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post #4 of 30 Old 11-11-2018, 12:23 AM Thread Starter
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Battery is good according to the tester at Autozone.
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post #5 of 30 Old 11-11-2018, 12:50 AM
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I would completely disconnect the fuse box and anything else you added to see if that changes your charging voltage. Are your running light conversions the culprit? I assume that setup is more complex and can lead to wiring mistakes. Try to just disconnect those and take out the photon blasters.

Did you connect anything new without a fuse or grossly oversized fuses? If the battery is drained that fast there must be some significant current flowing I would think.

If you think you have a short somewhere a trick mentioned here is to put a light bulb (incandescent) in line with the cable going to the devices one at a time and see if the bulb lights up on any of them.

.
Blau1 2004 DL650-sold
Blau2 2014 DL1000A
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post #6 of 30 Old 11-11-2018, 12:57 AM
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As above^^^ with a 12V automotive test lamp.
Another method is to remove disconnect the battery, place a 12V testlamp between the negative negative battery cable and the battery, remove ALL the fuses(including the one in the starter motor solenoid). Key OFF, plug the fuses back in(starting with the starter solenoid fuse) and see which one(s) turn on your test lamp. That will identify the offending circuit.
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post #7 of 30 Old 11-11-2018, 01:53 AM Thread Starter
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Thanks for the reply blaustrom. I disconnect everything I've added - fuse box, running light circuit, photon blaster, etc. Still low charging. Everything I connected was behind a fuse, and none of them blew.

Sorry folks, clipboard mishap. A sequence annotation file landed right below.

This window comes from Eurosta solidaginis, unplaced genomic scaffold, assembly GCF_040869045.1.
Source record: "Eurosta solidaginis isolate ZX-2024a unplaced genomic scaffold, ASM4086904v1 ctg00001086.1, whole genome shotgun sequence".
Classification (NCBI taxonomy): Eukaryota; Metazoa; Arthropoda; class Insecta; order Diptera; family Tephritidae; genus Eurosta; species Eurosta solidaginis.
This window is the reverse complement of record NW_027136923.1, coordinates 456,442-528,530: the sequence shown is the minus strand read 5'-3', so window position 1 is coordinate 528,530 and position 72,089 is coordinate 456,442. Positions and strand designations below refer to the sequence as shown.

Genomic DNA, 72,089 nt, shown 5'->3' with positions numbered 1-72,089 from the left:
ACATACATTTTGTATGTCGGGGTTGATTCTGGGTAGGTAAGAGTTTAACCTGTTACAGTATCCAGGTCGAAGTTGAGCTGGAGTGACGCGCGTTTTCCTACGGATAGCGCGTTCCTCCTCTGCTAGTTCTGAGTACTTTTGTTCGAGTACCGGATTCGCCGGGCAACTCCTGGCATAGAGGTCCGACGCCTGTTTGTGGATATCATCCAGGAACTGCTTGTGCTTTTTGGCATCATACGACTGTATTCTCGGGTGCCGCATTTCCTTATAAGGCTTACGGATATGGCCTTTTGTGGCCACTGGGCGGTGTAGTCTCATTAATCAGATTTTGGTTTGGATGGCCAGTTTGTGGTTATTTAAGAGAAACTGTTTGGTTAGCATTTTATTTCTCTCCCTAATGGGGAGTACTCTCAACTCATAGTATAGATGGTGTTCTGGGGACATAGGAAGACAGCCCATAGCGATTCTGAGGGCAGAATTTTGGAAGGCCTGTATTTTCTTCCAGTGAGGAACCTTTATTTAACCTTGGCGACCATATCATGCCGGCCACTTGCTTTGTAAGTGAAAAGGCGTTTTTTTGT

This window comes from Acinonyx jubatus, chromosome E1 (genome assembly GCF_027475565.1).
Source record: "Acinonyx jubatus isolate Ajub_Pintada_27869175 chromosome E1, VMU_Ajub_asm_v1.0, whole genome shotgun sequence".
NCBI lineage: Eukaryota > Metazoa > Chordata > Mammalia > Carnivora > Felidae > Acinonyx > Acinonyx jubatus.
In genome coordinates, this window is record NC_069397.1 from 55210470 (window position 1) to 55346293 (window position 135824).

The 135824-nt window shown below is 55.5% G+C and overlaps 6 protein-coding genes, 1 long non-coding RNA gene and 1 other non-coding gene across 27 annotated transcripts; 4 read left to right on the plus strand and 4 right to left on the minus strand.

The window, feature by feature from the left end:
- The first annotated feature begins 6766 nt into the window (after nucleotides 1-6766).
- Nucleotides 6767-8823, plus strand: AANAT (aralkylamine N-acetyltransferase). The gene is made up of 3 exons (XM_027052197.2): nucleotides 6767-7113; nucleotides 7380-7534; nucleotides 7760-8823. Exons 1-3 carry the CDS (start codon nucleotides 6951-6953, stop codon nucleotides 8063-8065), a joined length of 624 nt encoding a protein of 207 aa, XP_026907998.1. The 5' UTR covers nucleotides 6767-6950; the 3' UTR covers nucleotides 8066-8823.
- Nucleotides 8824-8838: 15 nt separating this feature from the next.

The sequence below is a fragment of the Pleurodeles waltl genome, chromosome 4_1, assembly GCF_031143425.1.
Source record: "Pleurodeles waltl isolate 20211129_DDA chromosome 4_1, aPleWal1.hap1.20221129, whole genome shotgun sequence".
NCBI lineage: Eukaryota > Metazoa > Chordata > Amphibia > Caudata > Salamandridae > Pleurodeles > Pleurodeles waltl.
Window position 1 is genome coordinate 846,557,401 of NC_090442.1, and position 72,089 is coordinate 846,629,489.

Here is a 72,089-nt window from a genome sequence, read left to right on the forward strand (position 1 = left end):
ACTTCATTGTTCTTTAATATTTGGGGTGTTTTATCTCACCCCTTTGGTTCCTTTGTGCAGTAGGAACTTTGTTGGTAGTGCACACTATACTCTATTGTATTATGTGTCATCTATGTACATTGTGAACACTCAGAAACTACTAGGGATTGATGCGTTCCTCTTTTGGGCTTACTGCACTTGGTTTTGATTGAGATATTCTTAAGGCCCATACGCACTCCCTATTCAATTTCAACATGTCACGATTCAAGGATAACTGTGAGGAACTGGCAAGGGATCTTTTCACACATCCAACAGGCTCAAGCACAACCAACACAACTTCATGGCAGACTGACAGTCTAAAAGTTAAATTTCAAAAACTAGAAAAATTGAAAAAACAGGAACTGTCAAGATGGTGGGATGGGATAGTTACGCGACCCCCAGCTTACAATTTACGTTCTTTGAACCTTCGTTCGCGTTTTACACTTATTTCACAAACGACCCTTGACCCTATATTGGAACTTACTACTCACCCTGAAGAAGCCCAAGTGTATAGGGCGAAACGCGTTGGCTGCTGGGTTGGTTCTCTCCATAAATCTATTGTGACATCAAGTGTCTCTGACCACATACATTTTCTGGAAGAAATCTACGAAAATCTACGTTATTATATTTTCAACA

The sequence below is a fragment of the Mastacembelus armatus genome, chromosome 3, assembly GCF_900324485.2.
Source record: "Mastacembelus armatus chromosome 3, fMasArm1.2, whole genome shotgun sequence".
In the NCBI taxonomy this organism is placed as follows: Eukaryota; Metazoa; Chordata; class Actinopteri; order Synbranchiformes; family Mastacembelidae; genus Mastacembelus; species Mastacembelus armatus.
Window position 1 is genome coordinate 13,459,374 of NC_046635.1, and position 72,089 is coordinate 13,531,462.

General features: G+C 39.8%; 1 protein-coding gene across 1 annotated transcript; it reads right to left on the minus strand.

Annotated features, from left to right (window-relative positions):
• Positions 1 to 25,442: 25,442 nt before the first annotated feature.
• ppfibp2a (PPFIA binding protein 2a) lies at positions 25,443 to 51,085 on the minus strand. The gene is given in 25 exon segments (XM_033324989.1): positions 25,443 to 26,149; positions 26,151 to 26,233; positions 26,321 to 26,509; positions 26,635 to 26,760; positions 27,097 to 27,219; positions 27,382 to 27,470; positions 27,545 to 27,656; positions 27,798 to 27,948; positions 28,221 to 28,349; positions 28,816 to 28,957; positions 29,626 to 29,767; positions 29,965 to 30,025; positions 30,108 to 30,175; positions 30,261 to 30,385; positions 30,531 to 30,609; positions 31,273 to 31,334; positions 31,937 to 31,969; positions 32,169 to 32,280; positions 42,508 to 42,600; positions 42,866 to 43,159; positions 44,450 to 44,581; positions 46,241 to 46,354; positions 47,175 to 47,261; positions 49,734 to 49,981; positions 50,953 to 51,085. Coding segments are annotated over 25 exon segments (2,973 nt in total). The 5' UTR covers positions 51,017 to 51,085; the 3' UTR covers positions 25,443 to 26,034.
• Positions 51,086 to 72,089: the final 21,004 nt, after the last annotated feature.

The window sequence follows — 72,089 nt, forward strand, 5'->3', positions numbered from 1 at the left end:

Good suggestions, both of you, for the test lamp. I'm going through everything again tomorrow to see what I can find.
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post #8 of 30 Old 11-11-2018, 02:47 AM
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JC, just as a backup check...if you have a battery charger, set it to a low-amp setting and while charging, connect your voltmeter leads to the charging cable to see if an external charger will charge the battery at an acceptable rate(13.5-14.5). Also, connect the meter leads to your battery, remove the fuel pump relay...and crank for 15 seconds. The voltage should not drop below 10.0VDC. I like to double and triple check things and cross-check different tests to be certain.
If the battery is OK, and if there is no draw on the battery(25 milliamps is acceptable), then youre into charging system diagnosis.
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post #9 of 30 Old 11-11-2018, 04:29 PM Thread Starter
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So I had missed a single little wire from one of the blinker/running light converters and it was still connected...I unplugged it and the voltages seem better now. I'm seeing around 12.5V at idle, but it goes up to over 13V at ~ 3K RPMS, and ~14.4V at 4K then levels off from there. Does that sound about right?

Last edited by jchristman; 11-11-2018 at 05:15 PM.
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post #10 of 30 Old 11-11-2018, 05:19 PM
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Sounds about right.
I watch the charging voltage on my instrument display, and it hangs around 13.8-14.2V--but this is with a relatively new battery with lower internal resistance than an older battery, which will drive the charging voltage down at idle.
Thing is...at idle, if you start at a low voltage, and have, for example your total load of ignition, injection, headlights and running lights, maybe foglamps, instruments, brake lamps, fuel pump, GPS, heated gear...idle it long enough and it's possible to deplete the battery as more current is being supplied to the total electrical load than is being replenshed by the charging system.
Simply, you take more money out of the bank than your putting back in and you eventually run out.

Just as a reference, the Service Manual for my '14 DL1K specified charging rate as:13.5-15V at 5000 rpm with the headlamp dimmer set to High Beam.
This very same voltage spec , under the same conditions,is also shown in my '99 SV650 service manual.